DECEMBER 9 — We refer to the statement by the Deputy Home Minister Ismail Mohamed Said that children born abroad to Malaysian women with foreign spouses threatens national security and sovereignty.
It is a ridiculous notion to suggest that newborns could in any way threaten Malaysia’s security and sovereignty simply because they could be granted dual-citizenship. If that was truly the case, the Government must also bar Malaysian men with foreign spouses from granting citizenship to their children over the same ‘security concern’.
The government is wilfully ignoring the fact that the introduction of Convention on the Elimination of all Forms of Discrimination Against Women (CEDAW) grants equal rights to women to choose the nationality of their children.
The same ‘risk’ that there may be dual-citizenship also exists in relation to children of Malaysian men with foreign spouses. Why discriminate against the women?
It should be plain as day that the issue of dual-citizenship is no threat to Malaysia’s sovereignty and security. This cannot be used as a reason to deny Malaysian women the right to their children’s entitlement to Malaysian citizenship.
We also disagree with the Deputy Home Minister that Article 15(2) of the Constitution is a viable solution to this issue. This is due to the fact that applications made under this provision are not automatic, and the children suffer the risk of being stateless should the application for citizenship be rejected. Being born to Malaysian mothers, these children cannot be denied citizenship at the whims and fancies of bureaucrats at the Home Ministry.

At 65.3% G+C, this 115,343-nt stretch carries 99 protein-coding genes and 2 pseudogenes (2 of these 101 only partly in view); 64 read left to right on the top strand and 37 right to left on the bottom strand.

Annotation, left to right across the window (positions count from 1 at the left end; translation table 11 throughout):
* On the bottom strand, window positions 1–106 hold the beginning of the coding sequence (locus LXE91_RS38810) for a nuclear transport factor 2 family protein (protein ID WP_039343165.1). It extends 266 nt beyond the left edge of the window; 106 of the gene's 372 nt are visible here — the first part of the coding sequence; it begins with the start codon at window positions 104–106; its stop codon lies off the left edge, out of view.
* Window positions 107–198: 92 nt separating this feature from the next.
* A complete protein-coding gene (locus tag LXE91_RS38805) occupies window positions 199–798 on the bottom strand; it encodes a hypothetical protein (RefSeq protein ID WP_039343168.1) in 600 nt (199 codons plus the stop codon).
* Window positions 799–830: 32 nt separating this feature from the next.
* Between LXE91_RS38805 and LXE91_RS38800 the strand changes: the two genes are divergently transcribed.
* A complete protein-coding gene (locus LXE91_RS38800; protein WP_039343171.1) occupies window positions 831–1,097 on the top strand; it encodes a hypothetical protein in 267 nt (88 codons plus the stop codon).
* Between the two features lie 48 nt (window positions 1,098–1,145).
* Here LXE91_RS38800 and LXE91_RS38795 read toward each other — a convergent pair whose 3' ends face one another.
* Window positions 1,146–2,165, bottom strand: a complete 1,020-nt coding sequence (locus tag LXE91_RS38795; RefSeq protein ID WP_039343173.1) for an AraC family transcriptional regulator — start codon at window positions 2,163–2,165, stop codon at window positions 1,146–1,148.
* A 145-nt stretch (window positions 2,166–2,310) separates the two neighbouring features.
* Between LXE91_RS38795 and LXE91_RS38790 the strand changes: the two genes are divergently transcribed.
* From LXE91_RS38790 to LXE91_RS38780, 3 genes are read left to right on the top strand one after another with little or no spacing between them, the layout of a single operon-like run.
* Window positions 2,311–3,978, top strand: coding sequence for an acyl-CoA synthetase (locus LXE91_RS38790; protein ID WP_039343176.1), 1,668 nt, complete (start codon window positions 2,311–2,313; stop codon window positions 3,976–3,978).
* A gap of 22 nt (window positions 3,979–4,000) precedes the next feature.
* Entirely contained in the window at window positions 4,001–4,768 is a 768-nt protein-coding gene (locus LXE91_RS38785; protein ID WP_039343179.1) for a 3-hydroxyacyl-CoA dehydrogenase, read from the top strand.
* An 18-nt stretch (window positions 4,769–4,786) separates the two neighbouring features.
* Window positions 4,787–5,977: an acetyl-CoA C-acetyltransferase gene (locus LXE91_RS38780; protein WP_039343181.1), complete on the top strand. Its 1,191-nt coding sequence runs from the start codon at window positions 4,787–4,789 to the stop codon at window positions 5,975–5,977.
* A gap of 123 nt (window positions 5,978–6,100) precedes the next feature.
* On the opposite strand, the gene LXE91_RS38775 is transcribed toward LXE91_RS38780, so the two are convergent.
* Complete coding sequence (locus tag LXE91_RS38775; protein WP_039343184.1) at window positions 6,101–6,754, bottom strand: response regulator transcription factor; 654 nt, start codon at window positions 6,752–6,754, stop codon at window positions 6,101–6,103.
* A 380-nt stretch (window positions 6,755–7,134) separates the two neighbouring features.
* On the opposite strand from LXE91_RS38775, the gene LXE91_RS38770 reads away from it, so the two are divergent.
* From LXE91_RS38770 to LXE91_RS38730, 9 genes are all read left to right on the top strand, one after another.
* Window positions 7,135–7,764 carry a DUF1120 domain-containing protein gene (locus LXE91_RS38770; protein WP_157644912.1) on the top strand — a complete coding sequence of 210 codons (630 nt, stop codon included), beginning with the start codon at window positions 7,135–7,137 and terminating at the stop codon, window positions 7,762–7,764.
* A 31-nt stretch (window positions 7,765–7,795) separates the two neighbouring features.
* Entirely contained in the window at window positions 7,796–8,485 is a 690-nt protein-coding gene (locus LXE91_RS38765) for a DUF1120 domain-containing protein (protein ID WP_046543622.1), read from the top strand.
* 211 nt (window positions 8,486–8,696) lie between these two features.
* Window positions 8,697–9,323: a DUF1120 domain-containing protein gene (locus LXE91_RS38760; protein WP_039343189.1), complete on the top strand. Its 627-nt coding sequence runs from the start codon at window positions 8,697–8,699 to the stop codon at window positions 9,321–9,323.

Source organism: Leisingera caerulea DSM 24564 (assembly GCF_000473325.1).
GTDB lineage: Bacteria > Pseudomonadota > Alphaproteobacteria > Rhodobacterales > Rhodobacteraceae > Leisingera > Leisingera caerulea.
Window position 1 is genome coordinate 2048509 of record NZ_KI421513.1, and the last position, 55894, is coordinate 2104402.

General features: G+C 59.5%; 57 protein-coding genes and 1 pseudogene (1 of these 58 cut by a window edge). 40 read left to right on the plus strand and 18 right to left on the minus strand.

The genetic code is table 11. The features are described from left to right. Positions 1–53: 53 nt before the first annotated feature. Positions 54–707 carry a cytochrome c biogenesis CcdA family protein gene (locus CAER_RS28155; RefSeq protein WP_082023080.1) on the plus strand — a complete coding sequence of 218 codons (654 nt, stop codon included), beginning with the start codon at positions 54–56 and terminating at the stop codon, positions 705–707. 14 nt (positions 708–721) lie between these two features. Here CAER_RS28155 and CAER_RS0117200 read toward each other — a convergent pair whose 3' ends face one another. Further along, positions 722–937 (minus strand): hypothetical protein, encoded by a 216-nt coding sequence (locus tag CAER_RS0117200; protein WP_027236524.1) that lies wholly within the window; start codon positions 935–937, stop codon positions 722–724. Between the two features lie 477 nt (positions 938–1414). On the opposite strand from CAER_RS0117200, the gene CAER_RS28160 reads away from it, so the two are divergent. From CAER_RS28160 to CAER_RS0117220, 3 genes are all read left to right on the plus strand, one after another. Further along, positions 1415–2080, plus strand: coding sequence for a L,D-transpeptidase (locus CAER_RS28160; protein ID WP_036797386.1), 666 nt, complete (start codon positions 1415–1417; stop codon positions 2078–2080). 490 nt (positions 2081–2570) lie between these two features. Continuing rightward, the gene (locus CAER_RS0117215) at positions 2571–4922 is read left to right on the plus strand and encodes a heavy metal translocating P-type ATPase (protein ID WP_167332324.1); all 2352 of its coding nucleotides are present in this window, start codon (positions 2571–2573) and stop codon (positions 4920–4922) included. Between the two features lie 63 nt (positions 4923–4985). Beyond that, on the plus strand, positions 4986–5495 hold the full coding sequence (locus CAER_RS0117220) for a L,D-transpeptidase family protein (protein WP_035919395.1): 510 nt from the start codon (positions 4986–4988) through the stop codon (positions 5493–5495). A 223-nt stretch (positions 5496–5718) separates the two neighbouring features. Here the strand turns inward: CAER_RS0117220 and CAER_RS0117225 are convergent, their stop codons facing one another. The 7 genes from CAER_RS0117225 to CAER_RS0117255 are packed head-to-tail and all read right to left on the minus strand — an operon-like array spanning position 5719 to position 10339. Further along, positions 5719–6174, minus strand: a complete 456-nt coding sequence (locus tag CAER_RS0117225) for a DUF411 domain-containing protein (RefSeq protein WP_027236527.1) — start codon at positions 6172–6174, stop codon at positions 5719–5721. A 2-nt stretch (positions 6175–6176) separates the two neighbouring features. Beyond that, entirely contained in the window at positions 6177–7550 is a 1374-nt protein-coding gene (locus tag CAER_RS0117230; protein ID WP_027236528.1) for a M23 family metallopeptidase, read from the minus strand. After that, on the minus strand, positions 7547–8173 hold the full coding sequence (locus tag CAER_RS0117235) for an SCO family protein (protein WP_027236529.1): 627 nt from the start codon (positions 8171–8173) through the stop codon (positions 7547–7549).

Whilst an angry debate has recently swirled around this issue, viable proposals to resolve it have been lacking.
The only answer to this problem is by acknowledging that Malaysian women with foreign spouses should have equal rights to grant their children with Malaysian citizenship. This can be done by amending Part II of the Second Schedule of the Federal Constitution to substitute the word ‘father’ with ‘parent’. Such an amendment would be consistent with the spirit of the Constitution as Article 8(2) itself has already disallowed any discrimination based on gender.
Irrespective of our reservation to Article 9(2) of CEDAW, there is nothing to stop the Government from making this amendment. The primary consideration here should ultimately be the rights of Malaysian women to have their children be citizens by operation of law; a right long granted to Malaysian men, but unconscionably denied to women.
We therefore urge the government to immediately propose the necessary amendments to the Constitution and acknowledge the rights of Malaysian women with foreign spouses to grant citizenship to their children.
We are confident the opposition parties in parliament will support such an amendment which requires a two thirds majority. If the opposition does not support the removal of a grossly discriminatory clause of the constitution, the opposition will face the wrath of all right-thinking voters.
* This is the personal opinion of the writer or publication and does not necessarily represent the views of Malay Mail.